‘It’s like having a neighbor from hell, but the annoying neighbor is your own brain and they’re never moving out. You’re stuck with them forever.’: Woman advocates for neurodiversity, ‘The hardest battle is the one I fight against myself every day’

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“Why am I holding a pill bottle in this selfie?

Because I have ADHD, and after seeing multiple comments on a Facebook post stating that it’s a made-up condition to give parents an excuse for their kids misbehaving and being absolutely horrified by those comments, I wanted to address it. I needed to address it. That bottle contains the pills I take every day to help my brain function more like it should (although it will never be 100%). Having ADHD is like having a neighbor from hell.

A neighbor who plays the types of music you hate the most loudly enough to hear through your walls. A neighbor who blocks your driveway with their car and throws parties that last until 1, 2, 3 a.m. on a weeknight. One who stomps around right above your head so loudly you would swear that they are bowling with construction equipment? A neighbor that pays no attention to any attempts from you to get them to stop their bad behavior? That’s kind of what it’s like to have ADHD, but the annoying neighbor is your own brain and they’re never moving out. You’re stuck with them, and that metaphorical terrible album, forever.

You are fed your own thoughts at warp speed, too fast for your mouth to keep up, so you are told people can’t understand you because you talk too fast. You’re told you talk too much. Eventually, after hearing that enough, you stop talking. You eventually

“You know you have to be up at 4:15 for work, but the neighbor’s throwing a party again and you can’t get to sleep. You’re constantly frustrated. I wanted to address it. I needed to address it.”

yourself nothing you say matters anyway, or people wouldn’t be telling you this, and that sends you into a spiral of self-doubt and impostor syndrome that never really goes away. You did well in school, but independent work was a hurdle because you just couldn’t get yourself to do it, even though you knew you had to. (Last year, I frantically filed our taxes at the eleventh hour, despite having every document I needed, and knowing how to do it, for months.) You even put off doing things you enjoy, because that soundtrack in your head is constantly distracting you.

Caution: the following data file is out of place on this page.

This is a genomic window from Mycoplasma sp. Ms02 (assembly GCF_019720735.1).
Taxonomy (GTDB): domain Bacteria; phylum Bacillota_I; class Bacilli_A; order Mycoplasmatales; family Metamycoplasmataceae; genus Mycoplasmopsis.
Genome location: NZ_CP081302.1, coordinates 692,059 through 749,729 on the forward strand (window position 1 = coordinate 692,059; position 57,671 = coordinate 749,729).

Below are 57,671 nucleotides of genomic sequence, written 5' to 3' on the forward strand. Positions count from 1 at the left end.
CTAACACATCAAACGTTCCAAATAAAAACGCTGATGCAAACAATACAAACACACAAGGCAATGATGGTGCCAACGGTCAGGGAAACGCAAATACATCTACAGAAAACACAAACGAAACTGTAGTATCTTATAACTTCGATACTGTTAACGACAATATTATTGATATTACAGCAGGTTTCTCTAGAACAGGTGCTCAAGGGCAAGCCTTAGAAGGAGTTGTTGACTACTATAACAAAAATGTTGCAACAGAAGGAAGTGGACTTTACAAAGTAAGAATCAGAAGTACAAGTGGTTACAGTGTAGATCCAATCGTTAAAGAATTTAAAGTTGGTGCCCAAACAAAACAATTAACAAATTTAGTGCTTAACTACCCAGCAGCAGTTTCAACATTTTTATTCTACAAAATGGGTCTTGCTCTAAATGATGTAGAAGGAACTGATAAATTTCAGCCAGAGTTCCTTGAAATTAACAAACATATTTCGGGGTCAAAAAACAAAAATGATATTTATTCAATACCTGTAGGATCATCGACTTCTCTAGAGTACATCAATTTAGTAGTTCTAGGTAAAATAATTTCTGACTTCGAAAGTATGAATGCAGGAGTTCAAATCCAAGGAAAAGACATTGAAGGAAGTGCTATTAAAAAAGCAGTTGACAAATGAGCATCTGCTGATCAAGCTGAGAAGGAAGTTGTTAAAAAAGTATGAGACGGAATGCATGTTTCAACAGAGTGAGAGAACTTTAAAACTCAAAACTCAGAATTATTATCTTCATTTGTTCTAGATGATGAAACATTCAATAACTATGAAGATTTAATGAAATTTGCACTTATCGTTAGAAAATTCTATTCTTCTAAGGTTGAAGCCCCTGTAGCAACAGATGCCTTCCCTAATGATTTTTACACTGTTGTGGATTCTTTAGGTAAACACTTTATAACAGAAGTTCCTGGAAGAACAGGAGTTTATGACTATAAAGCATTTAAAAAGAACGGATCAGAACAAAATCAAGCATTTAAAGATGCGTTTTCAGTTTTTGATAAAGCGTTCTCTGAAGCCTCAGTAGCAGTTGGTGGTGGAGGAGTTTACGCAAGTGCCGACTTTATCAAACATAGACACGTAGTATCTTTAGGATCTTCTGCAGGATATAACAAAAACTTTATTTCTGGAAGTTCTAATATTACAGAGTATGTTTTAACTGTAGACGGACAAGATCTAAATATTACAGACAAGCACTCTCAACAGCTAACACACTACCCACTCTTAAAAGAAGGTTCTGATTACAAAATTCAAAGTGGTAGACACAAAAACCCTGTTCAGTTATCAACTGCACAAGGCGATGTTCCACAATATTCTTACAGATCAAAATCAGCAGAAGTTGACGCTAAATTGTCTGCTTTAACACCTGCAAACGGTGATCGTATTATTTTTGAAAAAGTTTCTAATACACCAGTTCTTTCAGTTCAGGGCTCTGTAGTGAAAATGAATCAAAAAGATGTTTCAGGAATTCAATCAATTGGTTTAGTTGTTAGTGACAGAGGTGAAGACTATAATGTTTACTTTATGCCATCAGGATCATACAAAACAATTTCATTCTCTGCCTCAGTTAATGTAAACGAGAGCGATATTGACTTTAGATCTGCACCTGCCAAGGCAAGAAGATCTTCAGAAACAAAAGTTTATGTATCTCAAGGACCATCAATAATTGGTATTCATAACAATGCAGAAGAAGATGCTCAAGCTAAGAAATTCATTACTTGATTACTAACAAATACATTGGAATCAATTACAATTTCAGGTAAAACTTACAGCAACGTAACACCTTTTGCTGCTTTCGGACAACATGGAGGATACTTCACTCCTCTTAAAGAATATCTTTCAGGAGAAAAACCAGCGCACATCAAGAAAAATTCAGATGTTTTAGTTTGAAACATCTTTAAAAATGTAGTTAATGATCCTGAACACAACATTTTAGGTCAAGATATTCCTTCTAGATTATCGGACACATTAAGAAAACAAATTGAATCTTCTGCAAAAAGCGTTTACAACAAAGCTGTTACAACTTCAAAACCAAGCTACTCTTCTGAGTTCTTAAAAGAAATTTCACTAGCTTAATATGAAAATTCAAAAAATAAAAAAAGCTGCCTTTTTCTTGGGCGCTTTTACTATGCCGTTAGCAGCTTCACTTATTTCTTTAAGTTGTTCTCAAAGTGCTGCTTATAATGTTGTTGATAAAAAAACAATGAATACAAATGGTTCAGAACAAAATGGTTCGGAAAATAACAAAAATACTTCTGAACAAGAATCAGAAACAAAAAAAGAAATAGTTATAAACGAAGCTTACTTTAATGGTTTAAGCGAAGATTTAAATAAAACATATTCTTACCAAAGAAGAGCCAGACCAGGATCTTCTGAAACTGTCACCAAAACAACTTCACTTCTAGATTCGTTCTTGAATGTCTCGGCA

You know you have to be up at 4:15 for work, but the neighbor’s throwing a party again and you can’t get to sleep. The soundtrack is now replaying that moment today where you forgot an inconsequential thing that wasn’t that big of a deal, but it was one more thing you forgot, so you stew and stew and stew until the alarm goes off. You got no sleep. You take failure and rejection hard, and you take it personally. You don’t see it as a learning experience. You see it as one more time you had to work extra hard to try to fit in and do things everyone says you should do, but your brain gets in the way again, and it’s just one more disappointment to add to the list of disappointments that have accrued since you were diagnosed as a child. And so you begin to hold yourself to impossibly high standards, to belittle and berate yourself when you can’t live up to them. You develop an eating disorder to make yourself disappear since you are so very present, and everyone reminds you of it, and hope you can be a little less ‘there.’ When none of that works, the self-loathing begins again, and the bar is raised even further, to more impossible heights. You’re constantly frustrated.

Medication turns down the volume, and the music isn’t quite so present. The soundtrack is always playing, though, the same music you hate the most, over and over and over again, with no hope of it stopping. Maybe someday you’ll be able to change it to something that energizes you, something you love but right now, you’ve been listening to the same soundtrack for thirty years, and you’re just exhausted.

Why am I sharing this personal and kind of embarrassing recount of my life with ADHD? Because I’m not making it up. You’re not making it up. Mental illness and neurodiversity are real and valid and it does not make you less than, it does not make you a crybaby, an attention seeker, a bad person. It makes you someone whose brain works differently. It’s valid. One of my hardest battles is the one I fight against myself every day. You are doing just fine. You have nothing to be ashamed of. You are loved.”

Courtesy of Jenna Levin

This story was submitted to Love What Matters by Jenna Levin. Do you have a similar experience? We’d like to hear your important journey. Submit your own story here. Be sure to subscribe to our free email newsletter for our best stories, and YouTube for our best videos.

Read more stories like this: 

‘She flatly told us his ‘problem.’ One phone call changed my understanding as to what was happening in the school walls.’: Son diagnosed with ADHD, mom talks about how proud she is he made it through school

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